Meetings are also a problem, but they are not as much of an issue as being in front of a group of people. At least in meetings I am more likely to be able to hide away and not say as much, and all eyes are not on me. During times where everyone has given me their full attention during a meeting, I have had the same kind of issue arise as I have when I must speak in public in front of a group. I generally find a quick way to deflect the attention, but this does not always prove to be effective. When it is not effective, it becomes more awkward. Now that I am aware of the fact that my communication apprehension has been confirmed, I can focus on ways it can be lessened.


DeFleur, M.H., Kearney P., Plax, T., & DeFleur, M.L. (2005). Fundamentals of human communication (3rd ed). NY: McGraw-Hill.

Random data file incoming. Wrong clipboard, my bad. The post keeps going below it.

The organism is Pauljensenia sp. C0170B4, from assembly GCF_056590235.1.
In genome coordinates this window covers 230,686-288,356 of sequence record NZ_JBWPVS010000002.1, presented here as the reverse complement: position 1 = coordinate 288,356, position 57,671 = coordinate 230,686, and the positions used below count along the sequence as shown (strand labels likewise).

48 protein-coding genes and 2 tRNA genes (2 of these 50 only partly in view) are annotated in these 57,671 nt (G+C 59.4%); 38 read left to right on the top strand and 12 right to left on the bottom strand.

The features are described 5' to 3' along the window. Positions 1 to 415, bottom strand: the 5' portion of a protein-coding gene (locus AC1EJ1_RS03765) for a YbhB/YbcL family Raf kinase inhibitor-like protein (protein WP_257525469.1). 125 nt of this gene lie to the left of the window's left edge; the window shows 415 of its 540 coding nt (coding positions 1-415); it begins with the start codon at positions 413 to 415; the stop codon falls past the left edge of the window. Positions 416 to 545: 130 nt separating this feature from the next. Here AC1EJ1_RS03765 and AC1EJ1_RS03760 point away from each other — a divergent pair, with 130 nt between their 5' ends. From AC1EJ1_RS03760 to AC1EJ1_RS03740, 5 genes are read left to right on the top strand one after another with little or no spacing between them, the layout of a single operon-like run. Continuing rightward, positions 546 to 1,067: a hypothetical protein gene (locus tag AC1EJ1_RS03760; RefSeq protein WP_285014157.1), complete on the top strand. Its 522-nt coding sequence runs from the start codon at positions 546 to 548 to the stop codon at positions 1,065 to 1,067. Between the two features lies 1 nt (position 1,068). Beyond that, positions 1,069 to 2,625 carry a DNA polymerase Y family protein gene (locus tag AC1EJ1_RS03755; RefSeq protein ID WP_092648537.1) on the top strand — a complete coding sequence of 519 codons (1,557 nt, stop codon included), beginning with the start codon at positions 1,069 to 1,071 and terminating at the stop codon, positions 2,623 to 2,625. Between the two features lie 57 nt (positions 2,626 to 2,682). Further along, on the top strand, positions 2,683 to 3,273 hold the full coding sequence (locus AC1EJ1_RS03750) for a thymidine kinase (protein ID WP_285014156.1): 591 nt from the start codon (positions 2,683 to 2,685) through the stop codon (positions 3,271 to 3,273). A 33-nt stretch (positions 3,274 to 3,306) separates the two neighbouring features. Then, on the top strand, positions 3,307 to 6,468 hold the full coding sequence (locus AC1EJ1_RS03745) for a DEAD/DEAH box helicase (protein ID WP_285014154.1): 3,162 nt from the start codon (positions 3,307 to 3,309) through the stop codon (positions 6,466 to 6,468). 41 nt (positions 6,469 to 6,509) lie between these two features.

McCroskey, J.C. (1982). An introduction to rhetorical…… [read more]

Life in College Throws Communication Challenges Essay

Essay  |  5 pages (1,849 words)
Bibliography Sources: 4


Life in college throws communication challenges in my face the whole time. I have to learn how to deal with my classmates -- and some of them are a mixed bag. I have to learn how to communicate with my parents, particularly when topics become sticky; and I have to learn how to effectively communicate with my teachers so as… [read more]

Communication Mental Health Nursing Essay

Essay  |  2 pages (709 words)
Style: Harvard  |  Bibliography Sources: 2


For instance, a nurse should communicate with the patient in a way that he will feel being valued by her.